5. Jared
7. Seymour Butts
8. Bryan
9. Nate Usher
10. Bartz
10. Jerry in Wisconsin
10. Joe Aiello
10. Sean Powell

Chit Chat

I might have hinted last time at maybe being a little bit tired of the off-season jibber jabber … look back, look ahead, what to expect, what went right, what went wrong, all of which points directly to our off-season boredom. So I’m going the pop culture route today. And it’s ok if you don’t like it. I’m sure a real baseball column will follow shortly!

I’m curious about what people like/dislike on TV. Especially during the winter months, which is pretty much the only time I watch any. I don’t watch much. But these shows come to mind for one reason or another, some of them because I watch them, others because they’re in the news, and others just to round out the list.

How about you? Do you watch and/or have any opinions about any of these shows?

a. Fargo (the series, not the 90s movie)
b. American Idol (you can admit it. We won’t hold it against you.)
c. Making a Murderer
d. Comedians in Cars Getting Coffee
e. Angie Tribeca
f. Last Man on Earth
g. Schitt’s Creek
h. Bloodline

And, do you have any other favorites? Just curious. Consider it a bit of a sociology experiment. And thanks for answering. You probably realize your participation in my chit chat (especially when it’s a silly topic) makes me happy. And a happy Lizzie awards more Lizzies. ;-)

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Two Pitchers that need to take a step forward if the Cubs want to improve

Wednesday, January 20th, 2016

Anyone who follows the Cubs knows that most of the “experts” picked to Cubs to finish with a .500 record, and finish 3rd in the National League’s Central Division last year. As we all know, they surpassed these expectations and took many of these “experts” by surprise. This year, the expectations are much higher. Many believe that this is the year the Cubs will take the torch from the Cardinals, and become kings of the NL Central. Theo Epstein and the Cubs’ front office have made pitching a priority this offseason, and I would like to talk about two pitchers who need to take a step forward for the Cubs to achieve their lofty expectations.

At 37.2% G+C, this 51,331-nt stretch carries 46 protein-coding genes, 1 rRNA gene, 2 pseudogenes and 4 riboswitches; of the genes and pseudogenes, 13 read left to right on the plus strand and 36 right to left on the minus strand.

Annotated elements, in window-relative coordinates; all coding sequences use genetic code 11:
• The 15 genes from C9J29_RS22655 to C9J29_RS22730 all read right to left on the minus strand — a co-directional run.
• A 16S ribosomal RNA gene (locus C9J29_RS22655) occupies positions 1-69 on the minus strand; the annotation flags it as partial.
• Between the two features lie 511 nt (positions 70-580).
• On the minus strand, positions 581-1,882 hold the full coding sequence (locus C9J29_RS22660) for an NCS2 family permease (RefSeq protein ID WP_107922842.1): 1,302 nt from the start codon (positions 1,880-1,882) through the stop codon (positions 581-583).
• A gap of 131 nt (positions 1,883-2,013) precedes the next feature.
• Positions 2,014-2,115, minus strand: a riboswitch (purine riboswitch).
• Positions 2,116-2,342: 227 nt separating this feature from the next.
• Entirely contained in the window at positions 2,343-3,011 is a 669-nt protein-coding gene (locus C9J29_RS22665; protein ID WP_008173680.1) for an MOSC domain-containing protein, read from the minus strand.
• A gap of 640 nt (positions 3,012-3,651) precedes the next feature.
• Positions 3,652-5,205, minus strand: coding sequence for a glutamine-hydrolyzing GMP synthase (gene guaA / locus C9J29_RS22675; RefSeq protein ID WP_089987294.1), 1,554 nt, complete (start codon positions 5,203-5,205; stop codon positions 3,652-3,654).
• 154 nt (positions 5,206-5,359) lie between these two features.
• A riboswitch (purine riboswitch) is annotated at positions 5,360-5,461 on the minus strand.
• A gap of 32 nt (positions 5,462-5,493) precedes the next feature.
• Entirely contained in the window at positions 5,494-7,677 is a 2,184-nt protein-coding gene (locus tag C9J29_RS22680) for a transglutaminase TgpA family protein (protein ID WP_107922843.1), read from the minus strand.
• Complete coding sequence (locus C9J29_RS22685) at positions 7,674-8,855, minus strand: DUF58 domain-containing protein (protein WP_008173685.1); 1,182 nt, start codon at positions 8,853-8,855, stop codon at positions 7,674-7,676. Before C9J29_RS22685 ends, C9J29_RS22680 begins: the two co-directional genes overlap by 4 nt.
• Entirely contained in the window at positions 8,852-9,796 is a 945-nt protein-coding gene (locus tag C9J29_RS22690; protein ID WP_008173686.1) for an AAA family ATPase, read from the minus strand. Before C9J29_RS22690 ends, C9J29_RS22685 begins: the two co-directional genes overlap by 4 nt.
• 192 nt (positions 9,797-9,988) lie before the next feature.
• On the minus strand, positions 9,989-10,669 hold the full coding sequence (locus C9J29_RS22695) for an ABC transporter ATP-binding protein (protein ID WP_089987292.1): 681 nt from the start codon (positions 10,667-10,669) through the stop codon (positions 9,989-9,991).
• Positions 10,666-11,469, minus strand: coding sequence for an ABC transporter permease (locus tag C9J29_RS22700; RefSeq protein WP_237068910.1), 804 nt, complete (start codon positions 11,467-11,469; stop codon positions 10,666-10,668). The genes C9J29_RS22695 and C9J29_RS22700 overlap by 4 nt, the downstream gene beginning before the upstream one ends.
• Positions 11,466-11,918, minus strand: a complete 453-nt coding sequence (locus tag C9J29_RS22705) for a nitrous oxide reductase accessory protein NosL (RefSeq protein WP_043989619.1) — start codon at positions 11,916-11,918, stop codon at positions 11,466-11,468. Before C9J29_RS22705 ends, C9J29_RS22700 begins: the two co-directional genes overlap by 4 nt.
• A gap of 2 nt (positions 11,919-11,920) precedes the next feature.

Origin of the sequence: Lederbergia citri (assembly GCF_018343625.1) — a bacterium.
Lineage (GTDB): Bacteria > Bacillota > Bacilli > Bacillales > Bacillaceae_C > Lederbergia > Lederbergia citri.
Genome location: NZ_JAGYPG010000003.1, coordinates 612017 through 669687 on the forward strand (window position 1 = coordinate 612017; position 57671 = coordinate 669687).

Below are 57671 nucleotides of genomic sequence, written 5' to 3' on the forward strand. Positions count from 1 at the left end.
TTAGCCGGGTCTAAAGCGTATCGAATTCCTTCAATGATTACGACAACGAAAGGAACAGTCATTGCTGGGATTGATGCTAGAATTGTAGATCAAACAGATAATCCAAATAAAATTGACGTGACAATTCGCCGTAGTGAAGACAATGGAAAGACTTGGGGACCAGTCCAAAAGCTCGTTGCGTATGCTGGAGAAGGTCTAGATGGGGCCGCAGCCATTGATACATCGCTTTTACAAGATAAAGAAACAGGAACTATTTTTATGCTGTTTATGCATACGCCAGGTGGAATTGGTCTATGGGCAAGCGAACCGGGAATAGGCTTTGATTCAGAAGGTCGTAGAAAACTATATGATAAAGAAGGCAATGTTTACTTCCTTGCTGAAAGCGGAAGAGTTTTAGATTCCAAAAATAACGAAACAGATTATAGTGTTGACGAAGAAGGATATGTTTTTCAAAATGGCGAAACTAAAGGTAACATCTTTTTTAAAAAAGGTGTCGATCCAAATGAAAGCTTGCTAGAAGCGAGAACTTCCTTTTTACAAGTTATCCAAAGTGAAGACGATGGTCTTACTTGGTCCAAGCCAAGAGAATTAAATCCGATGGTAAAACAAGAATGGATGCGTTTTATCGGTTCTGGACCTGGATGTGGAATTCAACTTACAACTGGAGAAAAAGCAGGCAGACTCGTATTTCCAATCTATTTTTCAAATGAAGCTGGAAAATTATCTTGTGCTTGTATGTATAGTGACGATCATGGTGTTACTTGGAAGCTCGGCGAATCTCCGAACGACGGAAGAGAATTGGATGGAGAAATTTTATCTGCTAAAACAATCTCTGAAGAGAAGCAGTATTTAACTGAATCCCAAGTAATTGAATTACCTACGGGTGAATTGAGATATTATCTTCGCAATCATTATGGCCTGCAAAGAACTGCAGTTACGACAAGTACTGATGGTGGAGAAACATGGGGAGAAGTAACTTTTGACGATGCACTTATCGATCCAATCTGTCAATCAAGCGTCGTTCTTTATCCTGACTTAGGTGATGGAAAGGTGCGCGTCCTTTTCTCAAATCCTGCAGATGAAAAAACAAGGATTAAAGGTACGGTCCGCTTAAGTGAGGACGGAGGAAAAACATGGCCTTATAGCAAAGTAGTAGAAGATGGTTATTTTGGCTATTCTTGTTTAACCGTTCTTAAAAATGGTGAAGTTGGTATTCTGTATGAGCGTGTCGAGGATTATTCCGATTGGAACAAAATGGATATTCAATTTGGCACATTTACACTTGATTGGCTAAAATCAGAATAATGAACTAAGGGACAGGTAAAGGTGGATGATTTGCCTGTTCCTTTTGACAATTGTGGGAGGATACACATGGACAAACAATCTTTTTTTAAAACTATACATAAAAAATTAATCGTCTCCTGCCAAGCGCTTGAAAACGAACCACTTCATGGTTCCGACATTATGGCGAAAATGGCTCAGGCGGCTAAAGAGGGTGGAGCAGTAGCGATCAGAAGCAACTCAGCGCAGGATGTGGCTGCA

Hector Rondon

Going into last year, it seemed as if Rondon had established himself as the Cubs’ closer of the future. As a matter of fact, early in the year, it seemed as though Rondon was going to have a dominant season as the Cubs closer. Through his first 6 outings, Rondon allowed 0 earned runs, while walking only 1, and allowing only 4 hits. He rounded out the month of April posting solid numbers: 10 innings, 4 saves in 5 opportunities, 9 hits, 2 earned runs, 1 walk, and 9 strike outs. Honestly, those are pretty dominant numbers when you consider that both runs were allowed in 1 game. May was much less routine for Rondon. He converted 5 of his 7 save opportunities, but allowed 6 runs to score in only 12 and 1/3 innings of work. Rondon lost his closer role in early June after several unstable outings; however, he went on to post good numbers in June, and began to get his “mojo” back in early July. In the second half of the season, Rondon gave Cubs fans a few scares, but overall he was able to have a fairly successful 2015 campaign. His finals numbers were: 6-4 with a 1.67 ERA. 30 Saves in 34 opportunities. 69 Strike Outs through 70 Innings. His 30 Saves were good enough to put him in a tie for 10th in Saves in the National League. Those numbers are not bad at all. However, in order for the Cubs to progress this season, Rondon will have to be someone who has 40+ saves. The Cubs cannot afford to make a change at the closer spot halfway through the season like they did last year. While looking over some stats, an area where Rondon could improve would be with two outs. Last year, his ERA with no one out was 0.78, with one out 0.76, then with two outs 3.47 (Stats curiosity of Often times, you hear of a guy relaxing when he gets two outs, particularly when people are on base. These stats show that Rondon is clearly a guy who has had trouble with that in the past. In 2016, I look for Rondon to assert himself as the closer in Spring Training, then continue his dominance throughout the year. Hopefully, Rondon can be top 3 in the NL in Saves, because ideally the Cubs will be giving him plenty of opportunities.